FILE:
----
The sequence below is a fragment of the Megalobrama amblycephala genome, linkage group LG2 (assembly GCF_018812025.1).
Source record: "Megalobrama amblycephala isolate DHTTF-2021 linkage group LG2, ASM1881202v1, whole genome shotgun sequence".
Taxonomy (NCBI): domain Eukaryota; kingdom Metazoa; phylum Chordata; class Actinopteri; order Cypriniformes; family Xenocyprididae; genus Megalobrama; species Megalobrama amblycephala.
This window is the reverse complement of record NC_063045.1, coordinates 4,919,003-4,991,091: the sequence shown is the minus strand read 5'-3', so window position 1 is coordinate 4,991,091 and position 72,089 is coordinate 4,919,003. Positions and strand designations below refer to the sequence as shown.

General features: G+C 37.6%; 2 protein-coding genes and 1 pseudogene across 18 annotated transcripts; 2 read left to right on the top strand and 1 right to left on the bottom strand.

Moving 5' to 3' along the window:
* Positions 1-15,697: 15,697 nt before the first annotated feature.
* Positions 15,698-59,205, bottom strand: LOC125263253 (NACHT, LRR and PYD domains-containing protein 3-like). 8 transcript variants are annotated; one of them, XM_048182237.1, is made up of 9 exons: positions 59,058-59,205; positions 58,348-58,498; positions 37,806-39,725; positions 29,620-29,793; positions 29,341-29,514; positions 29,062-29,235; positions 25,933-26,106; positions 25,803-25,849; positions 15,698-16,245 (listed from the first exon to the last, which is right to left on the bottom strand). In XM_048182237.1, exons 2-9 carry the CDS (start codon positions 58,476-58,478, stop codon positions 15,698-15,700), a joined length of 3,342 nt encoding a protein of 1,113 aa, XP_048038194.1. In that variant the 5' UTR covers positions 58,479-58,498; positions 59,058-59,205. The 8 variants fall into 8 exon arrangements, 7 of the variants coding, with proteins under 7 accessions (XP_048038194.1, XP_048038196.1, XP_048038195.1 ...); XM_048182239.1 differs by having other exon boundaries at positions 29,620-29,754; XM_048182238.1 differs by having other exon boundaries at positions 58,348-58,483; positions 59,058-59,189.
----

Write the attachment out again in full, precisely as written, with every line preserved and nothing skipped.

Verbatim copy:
The sequence below is a fragment of the Megalobrama amblycephala genome, linkage group LG2 (assembly GCF_018812025.1).
Source record: "Megalobrama amblycephala isolate DHTTF-2021 linkage group LG2, ASM1881202v1, whole genome shotgun sequence".
Taxonomy (NCBI): domain Eukaryota; kingdom Metazoa; phylum Chordata; class Actinopteri; order Cypriniformes; family Xenocyprididae; genus Megalobrama; species Megalobrama amblycephala.
This window is the reverse complement of record NC_063045.1, coordinates 4,919,003-4,991,091: the sequence shown is the minus strand read 5'-3', so window position 1 is coordinate 4,991,091 and position 72,089 is coordinate 4,919,003. Positions and strand designations below refer to the sequence as shown.

General features: G+C 37.6%; 2 protein-coding genes and 1 pseudogene across 18 annotated transcripts; 2 read left to right on the top strand and 1 right to left on the bottom strand.

Moving 5' to 3' along the window:
* Positions 1-15,697: 15,697 nt before the first annotated feature.
* Positions 15,698-59,205, bottom strand: LOC125263253 (NACHT, LRR and PYD domains-containing protein 3-like). 8 transcript variants are annotated; one of them, XM_048182237.1, is made up of 9 exons: positions 59,058-59,205; positions 58,348-58,498; positions 37,806-39,725; positions 29,620-29,793; positions 29,341-29,514; positions 29,062-29,235; positions 25,933-26,106; positions 25,803-25,849; positions 15,698-16,245 (listed from the first exon to the last, which is right to left on the bottom strand). In XM_048182237.1, exons 2-9 carry the CDS (start codon positions 58,476-58,478, stop codon positions 15,698-15,700), a joined length of 3,342 nt encoding a protein of 1,113 aa, XP_048038194.1. In that variant the 5' UTR covers positions 58,479-58,498; positions 59,058-59,205. The 8 variants fall into 8 exon arrangements, 7 of the variants coding, with proteins under 7 accessions (XP_048038194.1, XP_048038196.1, XP_048038195.1 ...); XM_048182239.1 differs by having other exon boundaries at positions 29,620-29,754; XM_048182238.1 differs by having other exon boundaries at positions 58,348-58,483; positions 59,058-59,189.